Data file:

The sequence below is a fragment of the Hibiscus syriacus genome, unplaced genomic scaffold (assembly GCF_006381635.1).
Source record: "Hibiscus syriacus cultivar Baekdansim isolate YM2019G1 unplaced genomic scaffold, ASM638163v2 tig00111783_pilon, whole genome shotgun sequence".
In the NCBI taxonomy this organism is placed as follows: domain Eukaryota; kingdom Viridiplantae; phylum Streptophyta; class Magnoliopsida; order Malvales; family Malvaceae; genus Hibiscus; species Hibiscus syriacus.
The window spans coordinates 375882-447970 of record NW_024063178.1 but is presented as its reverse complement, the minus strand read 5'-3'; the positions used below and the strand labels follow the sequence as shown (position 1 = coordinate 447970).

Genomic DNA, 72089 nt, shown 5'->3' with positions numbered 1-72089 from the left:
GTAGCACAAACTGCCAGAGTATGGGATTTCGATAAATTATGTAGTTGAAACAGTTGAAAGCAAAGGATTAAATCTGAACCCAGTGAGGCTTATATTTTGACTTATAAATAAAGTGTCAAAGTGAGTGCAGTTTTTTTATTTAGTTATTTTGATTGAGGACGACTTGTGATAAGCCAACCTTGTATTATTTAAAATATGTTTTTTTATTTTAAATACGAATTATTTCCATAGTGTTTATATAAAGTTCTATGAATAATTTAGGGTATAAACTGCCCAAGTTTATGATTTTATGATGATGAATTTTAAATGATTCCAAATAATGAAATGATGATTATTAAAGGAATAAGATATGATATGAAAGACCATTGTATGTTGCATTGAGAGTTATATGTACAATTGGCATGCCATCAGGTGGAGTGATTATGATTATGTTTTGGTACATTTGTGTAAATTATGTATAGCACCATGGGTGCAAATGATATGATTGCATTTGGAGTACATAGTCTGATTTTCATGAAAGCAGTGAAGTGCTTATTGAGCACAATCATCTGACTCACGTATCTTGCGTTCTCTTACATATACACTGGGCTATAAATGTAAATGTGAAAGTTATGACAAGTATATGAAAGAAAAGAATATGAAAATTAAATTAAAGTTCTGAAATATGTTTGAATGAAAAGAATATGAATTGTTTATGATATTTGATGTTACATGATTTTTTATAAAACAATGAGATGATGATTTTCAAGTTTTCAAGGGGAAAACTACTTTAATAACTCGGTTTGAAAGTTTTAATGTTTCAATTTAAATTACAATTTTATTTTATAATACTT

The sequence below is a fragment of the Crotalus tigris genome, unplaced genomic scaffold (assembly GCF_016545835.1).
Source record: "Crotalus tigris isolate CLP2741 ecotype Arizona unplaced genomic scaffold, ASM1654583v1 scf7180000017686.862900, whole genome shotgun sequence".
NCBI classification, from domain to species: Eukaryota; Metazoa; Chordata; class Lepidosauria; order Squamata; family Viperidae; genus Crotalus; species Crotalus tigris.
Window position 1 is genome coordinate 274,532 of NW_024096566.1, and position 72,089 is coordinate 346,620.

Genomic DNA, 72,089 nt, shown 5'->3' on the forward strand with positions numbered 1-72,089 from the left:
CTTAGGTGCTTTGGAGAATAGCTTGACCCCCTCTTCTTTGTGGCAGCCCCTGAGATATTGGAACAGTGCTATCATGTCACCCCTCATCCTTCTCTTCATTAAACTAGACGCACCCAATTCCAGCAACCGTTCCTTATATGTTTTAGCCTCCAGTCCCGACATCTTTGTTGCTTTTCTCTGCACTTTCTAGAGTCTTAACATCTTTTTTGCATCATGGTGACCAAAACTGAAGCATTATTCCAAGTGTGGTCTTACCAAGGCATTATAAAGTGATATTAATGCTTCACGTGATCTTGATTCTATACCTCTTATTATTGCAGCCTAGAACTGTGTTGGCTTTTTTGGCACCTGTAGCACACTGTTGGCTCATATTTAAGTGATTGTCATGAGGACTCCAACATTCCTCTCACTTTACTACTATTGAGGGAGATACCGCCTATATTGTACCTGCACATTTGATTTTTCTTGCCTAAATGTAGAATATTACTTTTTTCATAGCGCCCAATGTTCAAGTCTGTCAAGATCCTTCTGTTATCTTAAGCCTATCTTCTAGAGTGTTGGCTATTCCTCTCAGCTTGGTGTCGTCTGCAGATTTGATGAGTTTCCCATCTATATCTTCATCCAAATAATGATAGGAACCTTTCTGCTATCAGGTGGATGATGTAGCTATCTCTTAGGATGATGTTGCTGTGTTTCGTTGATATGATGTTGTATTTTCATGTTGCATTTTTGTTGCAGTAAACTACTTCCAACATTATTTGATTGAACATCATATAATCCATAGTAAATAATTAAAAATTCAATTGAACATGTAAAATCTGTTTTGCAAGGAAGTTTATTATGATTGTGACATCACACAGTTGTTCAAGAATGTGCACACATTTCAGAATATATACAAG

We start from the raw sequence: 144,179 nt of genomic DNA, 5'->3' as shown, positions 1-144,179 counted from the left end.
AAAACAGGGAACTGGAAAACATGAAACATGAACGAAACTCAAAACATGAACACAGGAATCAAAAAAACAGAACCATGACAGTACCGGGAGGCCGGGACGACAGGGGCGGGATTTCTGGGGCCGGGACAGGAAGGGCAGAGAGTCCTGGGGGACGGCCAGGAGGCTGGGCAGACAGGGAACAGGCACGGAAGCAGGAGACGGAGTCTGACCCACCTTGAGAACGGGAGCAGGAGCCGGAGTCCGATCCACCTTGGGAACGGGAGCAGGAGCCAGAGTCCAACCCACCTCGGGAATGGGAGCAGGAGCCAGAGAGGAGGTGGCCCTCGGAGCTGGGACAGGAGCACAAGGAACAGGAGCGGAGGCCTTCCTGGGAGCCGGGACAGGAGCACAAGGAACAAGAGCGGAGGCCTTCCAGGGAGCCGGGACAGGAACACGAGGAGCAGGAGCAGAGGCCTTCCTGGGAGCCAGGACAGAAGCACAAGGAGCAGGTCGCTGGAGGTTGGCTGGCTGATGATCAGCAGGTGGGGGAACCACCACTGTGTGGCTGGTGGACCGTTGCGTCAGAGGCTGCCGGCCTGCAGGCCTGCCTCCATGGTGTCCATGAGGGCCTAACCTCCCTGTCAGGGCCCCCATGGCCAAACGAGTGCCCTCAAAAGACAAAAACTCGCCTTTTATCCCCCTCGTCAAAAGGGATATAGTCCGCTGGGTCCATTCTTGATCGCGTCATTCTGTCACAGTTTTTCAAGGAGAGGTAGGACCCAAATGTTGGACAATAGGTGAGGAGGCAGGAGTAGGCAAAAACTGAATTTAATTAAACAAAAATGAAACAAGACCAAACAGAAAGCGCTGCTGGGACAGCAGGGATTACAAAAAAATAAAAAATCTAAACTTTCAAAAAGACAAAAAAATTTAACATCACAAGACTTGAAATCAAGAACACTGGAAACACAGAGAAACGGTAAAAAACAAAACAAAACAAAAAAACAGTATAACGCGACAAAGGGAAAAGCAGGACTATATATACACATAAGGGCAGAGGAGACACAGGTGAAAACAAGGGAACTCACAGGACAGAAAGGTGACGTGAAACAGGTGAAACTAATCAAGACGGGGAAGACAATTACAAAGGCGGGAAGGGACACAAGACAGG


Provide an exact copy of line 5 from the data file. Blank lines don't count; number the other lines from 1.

Genomic DNA, 72089 nt, shown 5'->3' with positions numbered 1-72089 from the left: